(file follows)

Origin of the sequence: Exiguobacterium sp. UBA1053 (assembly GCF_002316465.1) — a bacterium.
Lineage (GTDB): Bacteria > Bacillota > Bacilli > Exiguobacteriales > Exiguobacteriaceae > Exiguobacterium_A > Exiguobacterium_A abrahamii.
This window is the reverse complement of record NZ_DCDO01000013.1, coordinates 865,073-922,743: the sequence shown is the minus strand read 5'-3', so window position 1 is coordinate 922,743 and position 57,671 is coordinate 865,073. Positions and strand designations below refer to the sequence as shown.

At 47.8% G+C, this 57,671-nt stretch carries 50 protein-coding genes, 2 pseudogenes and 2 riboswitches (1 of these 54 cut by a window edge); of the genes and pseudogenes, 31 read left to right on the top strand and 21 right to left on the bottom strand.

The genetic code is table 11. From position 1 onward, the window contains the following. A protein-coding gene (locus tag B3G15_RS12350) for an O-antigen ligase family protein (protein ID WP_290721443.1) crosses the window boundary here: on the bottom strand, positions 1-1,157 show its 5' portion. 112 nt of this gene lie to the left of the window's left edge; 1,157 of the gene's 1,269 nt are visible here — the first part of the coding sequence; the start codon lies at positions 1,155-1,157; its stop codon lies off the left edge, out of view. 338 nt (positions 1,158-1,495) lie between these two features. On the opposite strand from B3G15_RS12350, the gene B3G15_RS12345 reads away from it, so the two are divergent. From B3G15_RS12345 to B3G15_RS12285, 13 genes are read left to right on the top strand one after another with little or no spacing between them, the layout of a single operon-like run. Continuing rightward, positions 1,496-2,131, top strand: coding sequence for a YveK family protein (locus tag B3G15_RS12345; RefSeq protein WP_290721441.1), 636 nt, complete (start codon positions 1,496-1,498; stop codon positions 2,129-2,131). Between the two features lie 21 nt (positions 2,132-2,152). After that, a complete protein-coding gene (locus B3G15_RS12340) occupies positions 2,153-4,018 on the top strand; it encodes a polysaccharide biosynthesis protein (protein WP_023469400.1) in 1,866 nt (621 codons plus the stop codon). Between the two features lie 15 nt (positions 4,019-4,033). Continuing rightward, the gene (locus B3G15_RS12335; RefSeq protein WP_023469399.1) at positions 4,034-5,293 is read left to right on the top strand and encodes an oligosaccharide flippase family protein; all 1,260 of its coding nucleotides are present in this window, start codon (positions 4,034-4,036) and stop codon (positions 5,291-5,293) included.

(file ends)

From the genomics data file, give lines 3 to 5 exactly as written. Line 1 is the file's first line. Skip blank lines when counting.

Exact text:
This window is the reverse complement of record NZ_DCDO01000013.1, coordinates 865,073-922,743: the sequence shown is the minus strand read 5'-3', so window position 1 is coordinate 922,743 and position 57,671 is coordinate 865,073. Positions and strand designations below refer to the sequence as shown.

At 47.8% G+C, this 57,671-nt stretch carries 50 protein-coding genes, 2 pseudogenes and 2 riboswitches (1 of these 54 cut by a window edge); of the genes and pseudogenes, 31 read left to right on the top strand and 21 right to left on the bottom strand.

The genetic code is table 11. From position 1 onward, the window contains the following. A protein-coding gene (locus tag B3G15_RS12350) for an O-antigen ligase family protein (protein ID WP_290721443.1) crosses the window boundary here: on the bottom strand, positions 1-1,157 show its 5' portion. 112 nt of this gene lie to the left of the window's left edge; 1,157 of the gene's 1,269 nt are visible here — the first part of the coding sequence; the start codon lies at positions 1,155-1,157; its stop codon lies off the left edge, out of view. 338 nt (positions 1,158-1,495) lie between these two features. On the opposite strand from B3G15_RS12350, the gene B3G15_RS12345 reads away from it, so the two are divergent. From B3G15_RS12345 to B3G15_RS12285, 13 genes are read left to right on the top strand one after another with little or no spacing between them, the layout of a single operon-like run. Continuing rightward, positions 1,496-2,131, top strand: coding sequence for a YveK family protein (locus tag B3G15_RS12345; RefSeq protein WP_290721441.1), 636 nt, complete (start codon positions 1,496-1,498; stop codon positions 2,129-2,131). Between the two features lie 21 nt (positions 2,132-2,152). After that, a complete protein-coding gene (locus B3G15_RS12340) occupies positions 2,153-4,018 on the top strand; it encodes a polysaccharide biosynthesis protein (protein WP_023469400.1) in 1,866 nt (621 codons plus the stop codon). Between the two features lie 15 nt (positions 4,019-4,033). Continuing rightward, the gene (locus B3G15_RS12335; RefSeq protein WP_023469399.1) at positions 4,034-5,293 is read left to right on the top strand and encodes an oligosaccharide flippase family protein; all 1,260 of its coding nucleotides are present in this window, start codon (positions 4,034-4,036) and stop codon (positions 5,291-5,293) included.